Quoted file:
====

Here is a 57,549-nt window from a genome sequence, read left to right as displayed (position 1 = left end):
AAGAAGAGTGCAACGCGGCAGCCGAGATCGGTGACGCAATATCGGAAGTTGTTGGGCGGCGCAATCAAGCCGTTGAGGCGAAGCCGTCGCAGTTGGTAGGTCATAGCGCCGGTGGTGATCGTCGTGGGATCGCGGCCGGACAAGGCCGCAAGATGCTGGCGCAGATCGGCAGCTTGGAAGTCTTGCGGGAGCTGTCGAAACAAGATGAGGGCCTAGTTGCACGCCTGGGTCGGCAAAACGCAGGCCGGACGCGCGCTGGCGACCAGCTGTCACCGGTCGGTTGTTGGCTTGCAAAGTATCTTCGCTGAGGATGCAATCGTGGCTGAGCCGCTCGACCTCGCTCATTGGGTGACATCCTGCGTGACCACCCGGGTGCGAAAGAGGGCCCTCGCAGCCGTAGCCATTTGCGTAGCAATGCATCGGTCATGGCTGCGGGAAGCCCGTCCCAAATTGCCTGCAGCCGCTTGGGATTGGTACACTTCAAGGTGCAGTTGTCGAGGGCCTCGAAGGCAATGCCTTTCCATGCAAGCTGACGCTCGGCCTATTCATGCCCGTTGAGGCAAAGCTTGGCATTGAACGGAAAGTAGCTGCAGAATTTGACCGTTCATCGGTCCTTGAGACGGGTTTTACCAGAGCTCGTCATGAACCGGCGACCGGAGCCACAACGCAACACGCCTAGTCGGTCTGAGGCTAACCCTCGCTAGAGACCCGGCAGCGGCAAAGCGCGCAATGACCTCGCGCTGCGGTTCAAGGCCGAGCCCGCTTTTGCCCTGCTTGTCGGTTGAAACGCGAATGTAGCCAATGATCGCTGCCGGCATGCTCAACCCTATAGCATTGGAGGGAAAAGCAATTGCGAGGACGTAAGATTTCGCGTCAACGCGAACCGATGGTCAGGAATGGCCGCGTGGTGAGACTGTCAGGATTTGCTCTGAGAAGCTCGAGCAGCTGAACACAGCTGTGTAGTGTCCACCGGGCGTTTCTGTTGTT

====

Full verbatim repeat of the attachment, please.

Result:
Here is a 57,549-nt window from a genome sequence, read left to right as displayed (position 1 = left end):
AAGAAGAGTGCAACGCGGCAGCCGAGATCGGTGACGCAATATCGGAAGTTGTTGGGCGGCGCAATCAAGCCGTTGAGGCGAAGCCGTCGCAGTTGGTAGGTCATAGCGCCGGTGGTGATCGTCGTGGGATCGCGGCCGGACAAGGCCGCAAGATGCTGGCGCAGATCGGCAGCTTGGAAGTCTTGCGGGAGCTGTCGAAACAAGATGAGGGCCTAGTTGCACGCCTGGGTCGGCAAAACGCAGGCCGGACGCGCGCTGGCGACCAGCTGTCACCGGTCGGTTGTTGGCTTGCAAAGTATCTTCGCTGAGGATGCAATCGTGGCTGAGCCGCTCGACCTCGCTCATTGGGTGACATCCTGCGTGACCACCCGGGTGCGAAAGAGGGCCCTCGCAGCCGTAGCCATTTGCGTAGCAATGCATCGGTCATGGCTGCGGGAAGCCCGTCCCAAATTGCCTGCAGCCGCTTGGGATTGGTACACTTCAAGGTGCAGTTGTCGAGGGCCTCGAAGGCAATGCCTTTCCATGCAAGCTGACGCTCGGCCTATTCATGCCCGTTGAGGCAAAGCTTGGCATTGAACGGAAAGTAGCTGCAGAATTTGACCGTTCATCGGTCCTTGAGACGGGTTTTACCAGAGCTCGTCATGAACCGGCGACCGGAGCCACAACGCAACACGCCTAGTCGGTCTGAGGCTAACCCTCGCTAGAGACCCGGCAGCGGCAAAGCGCGCAATGACCTCGCGCTGCGGTTCAAGGCCGAGCCCGCTTTTGCCCTGCTTGTCGGTTGAAACGCGAATGTAGCCAATGATCGCTGCCGGCATGCTCAACCCTATAGCATTGGAGGGAAAAGCAATTGCGAGGACGTAAGATTTCGCGTCAACGCGAACCGATGGTCAGGAATGGCCGCGTGGTGAGACTGTCAGGATTTGCTCTGAGAAGCTCGAGCAGCTGAACACAGCTGTGTAGTGTCCACCGGGCGTTTCTGTTGTT